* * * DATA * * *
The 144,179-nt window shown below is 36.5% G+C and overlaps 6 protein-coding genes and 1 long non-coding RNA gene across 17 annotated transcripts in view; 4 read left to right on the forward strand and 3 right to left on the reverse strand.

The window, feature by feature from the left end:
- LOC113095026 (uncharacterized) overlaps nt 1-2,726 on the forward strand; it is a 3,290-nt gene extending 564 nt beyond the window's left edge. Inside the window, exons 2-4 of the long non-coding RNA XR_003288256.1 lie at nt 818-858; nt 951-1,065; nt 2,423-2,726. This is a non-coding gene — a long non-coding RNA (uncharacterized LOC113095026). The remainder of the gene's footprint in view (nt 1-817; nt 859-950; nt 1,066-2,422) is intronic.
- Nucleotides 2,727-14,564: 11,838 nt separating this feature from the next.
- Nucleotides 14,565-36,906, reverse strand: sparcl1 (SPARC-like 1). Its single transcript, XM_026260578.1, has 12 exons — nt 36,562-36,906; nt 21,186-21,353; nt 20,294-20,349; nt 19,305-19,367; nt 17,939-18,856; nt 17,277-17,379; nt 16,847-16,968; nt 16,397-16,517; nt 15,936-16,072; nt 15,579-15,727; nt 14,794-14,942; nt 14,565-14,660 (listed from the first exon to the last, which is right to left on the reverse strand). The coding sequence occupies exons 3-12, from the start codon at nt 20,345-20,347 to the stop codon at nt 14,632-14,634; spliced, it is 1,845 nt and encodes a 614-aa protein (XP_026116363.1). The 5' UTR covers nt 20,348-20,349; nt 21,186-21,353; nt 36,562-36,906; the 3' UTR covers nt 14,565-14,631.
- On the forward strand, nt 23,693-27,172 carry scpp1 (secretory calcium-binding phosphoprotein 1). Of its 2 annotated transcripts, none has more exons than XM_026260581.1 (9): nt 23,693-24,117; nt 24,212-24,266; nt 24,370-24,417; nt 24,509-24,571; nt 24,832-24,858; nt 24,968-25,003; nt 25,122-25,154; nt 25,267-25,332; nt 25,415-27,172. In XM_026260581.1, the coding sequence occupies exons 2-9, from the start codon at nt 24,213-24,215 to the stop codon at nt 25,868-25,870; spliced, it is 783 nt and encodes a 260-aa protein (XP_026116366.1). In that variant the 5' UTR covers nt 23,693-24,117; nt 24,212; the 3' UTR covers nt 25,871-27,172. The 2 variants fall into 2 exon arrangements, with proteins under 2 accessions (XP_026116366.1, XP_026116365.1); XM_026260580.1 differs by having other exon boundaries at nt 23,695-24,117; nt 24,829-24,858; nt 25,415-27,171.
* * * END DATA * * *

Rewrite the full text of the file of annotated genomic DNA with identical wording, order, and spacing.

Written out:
The 144,179-nt window shown below is 36.5% G+C and overlaps 6 protein-coding genes and 1 long non-coding RNA gene across 17 annotated transcripts in view; 4 read left to right on the forward strand and 3 right to left on the reverse strand.

The window, feature by feature from the left end:
- LOC113095026 (uncharacterized) overlaps nt 1-2,726 on the forward strand; it is a 3,290-nt gene extending 564 nt beyond the window's left edge. Inside the window, exons 2-4 of the long non-coding RNA XR_003288256.1 lie at nt 818-858; nt 951-1,065; nt 2,423-2,726. This is a non-coding gene — a long non-coding RNA (uncharacterized LOC113095026). The remainder of the gene's footprint in view (nt 1-817; nt 859-950; nt 1,066-2,422) is intronic.
- Nucleotides 2,727-14,564: 11,838 nt separating this feature from the next.
- Nucleotides 14,565-36,906, reverse strand: sparcl1 (SPARC-like 1). Its single transcript, XM_026260578.1, has 12 exons — nt 36,562-36,906; nt 21,186-21,353; nt 20,294-20,349; nt 19,305-19,367; nt 17,939-18,856; nt 17,277-17,379; nt 16,847-16,968; nt 16,397-16,517; nt 15,936-16,072; nt 15,579-15,727; nt 14,794-14,942; nt 14,565-14,660 (listed from the first exon to the last, which is right to left on the reverse strand). The coding sequence occupies exons 3-12, from the start codon at nt 20,345-20,347 to the stop codon at nt 14,632-14,634; spliced, it is 1,845 nt and encodes a 614-aa protein (XP_026116363.1). The 5' UTR covers nt 20,348-20,349; nt 21,186-21,353; nt 36,562-36,906; the 3' UTR covers nt 14,565-14,631.
- On the forward strand, nt 23,693-27,172 carry scpp1 (secretory calcium-binding phosphoprotein 1). Of its 2 annotated transcripts, none has more exons than XM_026260581.1 (9): nt 23,693-24,117; nt 24,212-24,266; nt 24,370-24,417; nt 24,509-24,571; nt 24,832-24,858; nt 24,968-25,003; nt 25,122-25,154; nt 25,267-25,332; nt 25,415-27,172. In XM_026260581.1, the coding sequence occupies exons 2-9, from the start codon at nt 24,213-24,215 to the stop codon at nt 25,868-25,870; spliced, it is 783 nt and encodes a 260-aa protein (XP_026116366.1). In that variant the 5' UTR covers nt 23,693-24,117; nt 24,212; the 3' UTR covers nt 25,871-27,172. The 2 variants fall into 2 exon arrangements, with proteins under 2 accessions (XP_026116366.1, XP_026116365.1); XM_026260580.1 differs by having other exon boundaries at nt 23,695-24,117; nt 24,829-24,858; nt 25,415-27,171.